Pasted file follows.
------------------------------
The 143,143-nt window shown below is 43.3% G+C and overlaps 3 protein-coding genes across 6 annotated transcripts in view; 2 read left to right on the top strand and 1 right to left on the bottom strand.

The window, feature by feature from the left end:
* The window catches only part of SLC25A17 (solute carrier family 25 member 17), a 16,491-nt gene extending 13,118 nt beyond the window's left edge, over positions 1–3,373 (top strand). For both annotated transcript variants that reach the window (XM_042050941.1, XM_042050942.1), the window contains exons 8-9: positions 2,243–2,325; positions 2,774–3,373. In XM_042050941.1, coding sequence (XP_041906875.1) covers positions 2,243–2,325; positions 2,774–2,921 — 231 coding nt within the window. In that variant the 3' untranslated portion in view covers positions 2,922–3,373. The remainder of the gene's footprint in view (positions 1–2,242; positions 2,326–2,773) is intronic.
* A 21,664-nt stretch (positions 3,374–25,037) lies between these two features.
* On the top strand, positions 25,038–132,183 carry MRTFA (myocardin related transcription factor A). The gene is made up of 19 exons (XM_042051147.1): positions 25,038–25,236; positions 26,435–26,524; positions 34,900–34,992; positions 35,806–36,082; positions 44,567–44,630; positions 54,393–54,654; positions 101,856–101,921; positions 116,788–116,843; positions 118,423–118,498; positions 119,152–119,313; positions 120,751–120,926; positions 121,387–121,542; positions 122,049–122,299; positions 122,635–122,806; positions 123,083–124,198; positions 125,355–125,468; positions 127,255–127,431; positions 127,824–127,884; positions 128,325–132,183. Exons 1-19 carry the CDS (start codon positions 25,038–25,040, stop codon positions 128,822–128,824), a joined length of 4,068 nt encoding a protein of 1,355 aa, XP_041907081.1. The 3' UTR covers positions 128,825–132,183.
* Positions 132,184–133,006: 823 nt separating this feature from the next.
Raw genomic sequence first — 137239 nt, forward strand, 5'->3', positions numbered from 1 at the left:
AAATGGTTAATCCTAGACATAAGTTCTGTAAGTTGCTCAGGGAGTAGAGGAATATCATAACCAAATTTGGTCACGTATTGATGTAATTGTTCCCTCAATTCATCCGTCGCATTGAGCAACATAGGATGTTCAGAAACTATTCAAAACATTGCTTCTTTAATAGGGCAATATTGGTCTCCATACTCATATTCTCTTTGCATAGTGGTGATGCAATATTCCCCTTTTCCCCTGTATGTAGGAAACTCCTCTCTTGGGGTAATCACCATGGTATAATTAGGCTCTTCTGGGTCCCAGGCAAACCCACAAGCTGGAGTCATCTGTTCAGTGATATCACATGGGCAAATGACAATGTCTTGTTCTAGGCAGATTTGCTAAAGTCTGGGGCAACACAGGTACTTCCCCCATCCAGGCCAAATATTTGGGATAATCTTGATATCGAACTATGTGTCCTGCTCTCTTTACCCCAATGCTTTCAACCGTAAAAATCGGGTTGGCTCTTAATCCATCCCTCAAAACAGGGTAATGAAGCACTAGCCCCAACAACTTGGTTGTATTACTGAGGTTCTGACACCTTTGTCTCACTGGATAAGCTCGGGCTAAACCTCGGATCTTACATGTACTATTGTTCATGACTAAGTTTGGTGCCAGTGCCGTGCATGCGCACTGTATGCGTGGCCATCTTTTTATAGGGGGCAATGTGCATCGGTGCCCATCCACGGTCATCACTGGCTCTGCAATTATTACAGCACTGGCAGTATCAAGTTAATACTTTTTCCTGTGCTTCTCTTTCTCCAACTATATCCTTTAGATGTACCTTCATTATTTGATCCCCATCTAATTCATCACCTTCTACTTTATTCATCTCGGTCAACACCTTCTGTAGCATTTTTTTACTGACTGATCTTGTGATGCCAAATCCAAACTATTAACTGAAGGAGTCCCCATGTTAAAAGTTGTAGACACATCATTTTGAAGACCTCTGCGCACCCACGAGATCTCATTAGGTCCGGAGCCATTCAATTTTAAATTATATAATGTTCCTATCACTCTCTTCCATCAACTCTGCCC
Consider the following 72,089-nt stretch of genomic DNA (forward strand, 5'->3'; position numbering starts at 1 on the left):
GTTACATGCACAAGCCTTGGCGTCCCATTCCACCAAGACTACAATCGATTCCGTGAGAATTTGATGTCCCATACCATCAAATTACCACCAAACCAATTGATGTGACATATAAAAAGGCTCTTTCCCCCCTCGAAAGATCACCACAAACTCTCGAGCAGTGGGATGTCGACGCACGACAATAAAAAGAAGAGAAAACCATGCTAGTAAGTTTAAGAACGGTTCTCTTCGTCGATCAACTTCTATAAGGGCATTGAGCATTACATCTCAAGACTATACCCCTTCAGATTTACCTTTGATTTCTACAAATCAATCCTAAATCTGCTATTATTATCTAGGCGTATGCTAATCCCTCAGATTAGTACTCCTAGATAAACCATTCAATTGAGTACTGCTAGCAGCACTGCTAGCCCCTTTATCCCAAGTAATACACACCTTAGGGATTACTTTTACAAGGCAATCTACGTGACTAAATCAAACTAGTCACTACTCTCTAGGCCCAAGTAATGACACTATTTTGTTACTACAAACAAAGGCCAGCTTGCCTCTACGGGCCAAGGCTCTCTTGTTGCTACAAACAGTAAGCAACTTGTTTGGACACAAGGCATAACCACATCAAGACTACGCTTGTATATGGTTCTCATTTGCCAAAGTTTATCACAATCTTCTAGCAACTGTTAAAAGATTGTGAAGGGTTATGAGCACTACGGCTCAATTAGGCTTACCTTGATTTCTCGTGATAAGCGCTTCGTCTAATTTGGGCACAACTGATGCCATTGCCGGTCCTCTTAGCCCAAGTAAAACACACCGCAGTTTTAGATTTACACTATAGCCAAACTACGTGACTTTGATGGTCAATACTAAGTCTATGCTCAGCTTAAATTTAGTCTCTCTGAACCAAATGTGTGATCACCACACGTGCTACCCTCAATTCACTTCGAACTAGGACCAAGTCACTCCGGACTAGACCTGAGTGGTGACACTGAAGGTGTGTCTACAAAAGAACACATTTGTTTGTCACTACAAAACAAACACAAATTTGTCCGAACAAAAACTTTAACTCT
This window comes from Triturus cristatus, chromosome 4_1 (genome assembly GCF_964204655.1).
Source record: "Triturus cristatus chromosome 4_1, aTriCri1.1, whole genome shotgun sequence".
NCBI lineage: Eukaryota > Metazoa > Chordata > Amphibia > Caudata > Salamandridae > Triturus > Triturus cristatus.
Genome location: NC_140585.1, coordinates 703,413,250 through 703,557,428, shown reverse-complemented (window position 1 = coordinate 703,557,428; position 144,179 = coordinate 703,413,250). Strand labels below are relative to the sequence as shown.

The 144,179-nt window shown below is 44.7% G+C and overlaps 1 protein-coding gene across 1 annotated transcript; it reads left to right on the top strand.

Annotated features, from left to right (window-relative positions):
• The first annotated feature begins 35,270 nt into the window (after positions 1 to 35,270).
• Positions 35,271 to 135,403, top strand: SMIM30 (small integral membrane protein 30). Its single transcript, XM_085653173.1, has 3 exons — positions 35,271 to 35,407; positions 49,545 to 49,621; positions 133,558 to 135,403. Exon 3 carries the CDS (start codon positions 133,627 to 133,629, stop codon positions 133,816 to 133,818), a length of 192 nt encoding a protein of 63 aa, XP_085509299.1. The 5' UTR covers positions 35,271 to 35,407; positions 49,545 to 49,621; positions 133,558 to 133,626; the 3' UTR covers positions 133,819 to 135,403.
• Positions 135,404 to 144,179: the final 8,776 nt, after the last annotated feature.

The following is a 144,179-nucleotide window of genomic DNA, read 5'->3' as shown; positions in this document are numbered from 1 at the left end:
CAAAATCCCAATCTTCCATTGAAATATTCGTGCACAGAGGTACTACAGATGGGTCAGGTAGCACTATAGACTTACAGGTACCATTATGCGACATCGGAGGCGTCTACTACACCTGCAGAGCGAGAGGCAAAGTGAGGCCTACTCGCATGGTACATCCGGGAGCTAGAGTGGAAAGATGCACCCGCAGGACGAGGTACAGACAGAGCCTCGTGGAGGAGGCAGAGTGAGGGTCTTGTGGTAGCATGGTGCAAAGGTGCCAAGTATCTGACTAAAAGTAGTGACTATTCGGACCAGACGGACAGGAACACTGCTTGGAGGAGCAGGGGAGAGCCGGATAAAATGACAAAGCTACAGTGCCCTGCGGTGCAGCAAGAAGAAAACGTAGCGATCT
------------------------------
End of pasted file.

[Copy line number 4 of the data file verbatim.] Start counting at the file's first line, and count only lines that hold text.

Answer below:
* A 21,664-nt stretch (positions 3,374–25,037) lies between these two features.